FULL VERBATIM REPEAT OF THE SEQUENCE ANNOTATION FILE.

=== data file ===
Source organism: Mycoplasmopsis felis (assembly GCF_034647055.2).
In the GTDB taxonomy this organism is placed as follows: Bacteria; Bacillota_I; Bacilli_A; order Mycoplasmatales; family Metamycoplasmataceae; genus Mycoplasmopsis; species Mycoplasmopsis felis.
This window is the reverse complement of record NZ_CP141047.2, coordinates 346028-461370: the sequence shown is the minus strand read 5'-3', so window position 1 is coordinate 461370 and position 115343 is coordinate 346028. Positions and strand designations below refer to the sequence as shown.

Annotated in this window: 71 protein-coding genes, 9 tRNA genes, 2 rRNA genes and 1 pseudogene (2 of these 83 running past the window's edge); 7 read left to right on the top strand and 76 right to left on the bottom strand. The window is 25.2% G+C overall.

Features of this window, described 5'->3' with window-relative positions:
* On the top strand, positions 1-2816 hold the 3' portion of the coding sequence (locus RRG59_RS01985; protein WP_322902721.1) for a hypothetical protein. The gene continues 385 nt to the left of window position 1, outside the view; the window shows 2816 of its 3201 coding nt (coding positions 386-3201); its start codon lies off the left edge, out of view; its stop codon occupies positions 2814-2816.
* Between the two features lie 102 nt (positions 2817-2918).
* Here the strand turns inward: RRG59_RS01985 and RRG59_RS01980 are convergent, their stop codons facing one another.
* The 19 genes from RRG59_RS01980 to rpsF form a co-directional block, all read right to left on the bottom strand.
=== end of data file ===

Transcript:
Source organism: Mycoplasmopsis felis (assembly GCF_034647055.2).
In the GTDB taxonomy this organism is placed as follows: Bacteria; Bacillota_I; Bacilli_A; order Mycoplasmatales; family Metamycoplasmataceae; genus Mycoplasmopsis; species Mycoplasmopsis felis.
This window is the reverse complement of record NZ_CP141047.2, coordinates 346028-461370: the sequence shown is the minus strand read 5'-3', so window position 1 is coordinate 461370 and position 115343 is coordinate 346028. Positions and strand designations below refer to the sequence as shown.

Annotated in this window: 71 protein-coding genes, 9 tRNA genes, 2 rRNA genes and 1 pseudogene (2 of these 83 running past the window's edge); 7 read left to right on the top strand and 76 right to left on the bottom strand. The window is 25.2% G+C overall.

Features of this window, described 5'->3' with window-relative positions:
* On the top strand, positions 1-2816 hold the 3' portion of the coding sequence (locus RRG59_RS01985; protein WP_322902721.1) for a hypothetical protein. The gene continues 385 nt to the left of window position 1, outside the view; the window shows 2816 of its 3201 coding nt (coding positions 386-3201); its start codon lies off the left edge, out of view; its stop codon occupies positions 2814-2816.
* Between the two features lie 102 nt (positions 2817-2918).
* Here the strand turns inward: RRG59_RS01985 and RRG59_RS01980 are convergent, their stop codons facing one another.
* The 19 genes from RRG59_RS01980 to rpsF form a co-directional block, all read right to left on the bottom strand.